ND lawmakers’ attempt to tweak term limits passed by voters falls short

The term limits ballot measure passed by nearly two-thirds of North Dakota voters last year had hardly taken effect before legislators started messing with it. The constitutional amendment limits lawmakers to eight consecutive years in office in both houses, while constraining governors to two four-year terms.

It’s no secret that legislators and insiders widely opposed the effort to force more turnover among state senators and representatives in Bismarck. As a result, they wasted no time in proposing options aimed at giving themselves more years on the job, cognizant of the reality that the statewide electorate would need to vote again to approve the changes in order to pull it off.

But now it seems the effort to extend the number of years legislators could remain at the state capital by 50 percent has run out of gas, according to the Bismarck Tribune.

The Senate on Monday killed House Concurrent Resolution 3019 by Rep. Jim Kasper, R-Fargo, in a 5-41 vote.

The measure sought to impose term limits of 12 consecutive years each in the House and Senate, with at least a four-year break before those lawmakers could run to serve again for another 12 consecutive years. Members who completed serving partial terms would be eligible to serve 12 more consecutive years under the proposal.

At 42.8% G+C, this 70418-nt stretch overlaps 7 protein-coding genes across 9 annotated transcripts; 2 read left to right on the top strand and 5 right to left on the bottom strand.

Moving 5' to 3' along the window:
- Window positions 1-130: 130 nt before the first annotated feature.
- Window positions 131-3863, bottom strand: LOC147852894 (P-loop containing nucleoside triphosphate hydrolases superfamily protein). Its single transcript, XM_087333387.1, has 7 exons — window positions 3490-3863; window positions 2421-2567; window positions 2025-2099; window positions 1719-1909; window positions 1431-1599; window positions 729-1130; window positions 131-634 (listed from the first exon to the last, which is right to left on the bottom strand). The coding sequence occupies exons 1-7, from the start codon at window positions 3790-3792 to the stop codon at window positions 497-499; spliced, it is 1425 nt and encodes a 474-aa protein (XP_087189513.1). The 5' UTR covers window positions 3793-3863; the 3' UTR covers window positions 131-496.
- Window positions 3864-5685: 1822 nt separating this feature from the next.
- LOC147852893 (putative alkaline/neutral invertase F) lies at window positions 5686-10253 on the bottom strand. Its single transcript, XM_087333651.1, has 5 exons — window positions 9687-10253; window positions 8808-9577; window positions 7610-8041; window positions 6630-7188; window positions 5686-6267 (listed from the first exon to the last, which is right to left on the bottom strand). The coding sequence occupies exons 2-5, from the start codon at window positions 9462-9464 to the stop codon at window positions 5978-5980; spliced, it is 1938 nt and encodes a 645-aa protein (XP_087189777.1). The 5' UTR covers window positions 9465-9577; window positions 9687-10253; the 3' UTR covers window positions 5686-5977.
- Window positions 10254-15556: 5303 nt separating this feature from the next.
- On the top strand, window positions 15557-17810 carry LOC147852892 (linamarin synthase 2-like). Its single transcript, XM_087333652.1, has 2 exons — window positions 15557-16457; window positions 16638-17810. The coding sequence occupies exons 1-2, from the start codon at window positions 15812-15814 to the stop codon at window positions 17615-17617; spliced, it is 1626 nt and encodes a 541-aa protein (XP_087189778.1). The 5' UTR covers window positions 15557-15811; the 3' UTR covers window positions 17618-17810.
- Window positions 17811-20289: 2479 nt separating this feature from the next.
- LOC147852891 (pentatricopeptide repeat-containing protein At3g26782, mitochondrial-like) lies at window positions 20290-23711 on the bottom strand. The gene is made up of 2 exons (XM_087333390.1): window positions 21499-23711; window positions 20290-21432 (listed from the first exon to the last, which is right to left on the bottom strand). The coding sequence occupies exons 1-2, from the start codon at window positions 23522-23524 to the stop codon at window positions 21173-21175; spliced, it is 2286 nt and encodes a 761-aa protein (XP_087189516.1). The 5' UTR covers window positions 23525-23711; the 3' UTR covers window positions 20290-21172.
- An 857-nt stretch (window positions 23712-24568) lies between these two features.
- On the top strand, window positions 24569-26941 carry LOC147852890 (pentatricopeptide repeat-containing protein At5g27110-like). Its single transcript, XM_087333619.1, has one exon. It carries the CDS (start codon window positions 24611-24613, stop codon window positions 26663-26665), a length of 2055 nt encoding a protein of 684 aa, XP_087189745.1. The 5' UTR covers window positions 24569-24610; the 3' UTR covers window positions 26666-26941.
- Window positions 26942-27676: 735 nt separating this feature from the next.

The same limits would have applied to all elected executive branch officials, such as the attorney general and secretary of state. Kasper’s measure sought to repeal the 2022 term limits voters approved.

The proposed loosening of terms limits for lawmakers easily passed the House a few weeks ago. Yet attempts to justify tweaking the conditions for remaining in office more to suit themselves fell flat on the Senate side.

Sen. Jeff Magrum, R-Hazelton, unsuccessfully proposed a floor amendment to remove the governor, lieutenant governor and state lawmakers from the measure, what he called “a good compromising amendment to not insult our voters but to continue on with the term limits for our other officeholders.”

Sen. Judy Estenson, R-Warwick, said the measure isn’t “insulting the intelligence of the electorate,” but is a “modification” for voters to determine. Had the Legislature passed the measure it would have gone to voters next year.

Meantime, it might be wise for lawmakers bent on retaining their positions longer than currently allowed to let term limits play out for a few years before second-guessing the public’s expressed will on the issue again.

Lawmakers are set to study the impact of the 2022 term limits in the 2023-24 interim period, including whether to provide more educational opportunities for lawmakers, whether to increase the number of Legislative Council policy staff, and whether to hold annual sessions.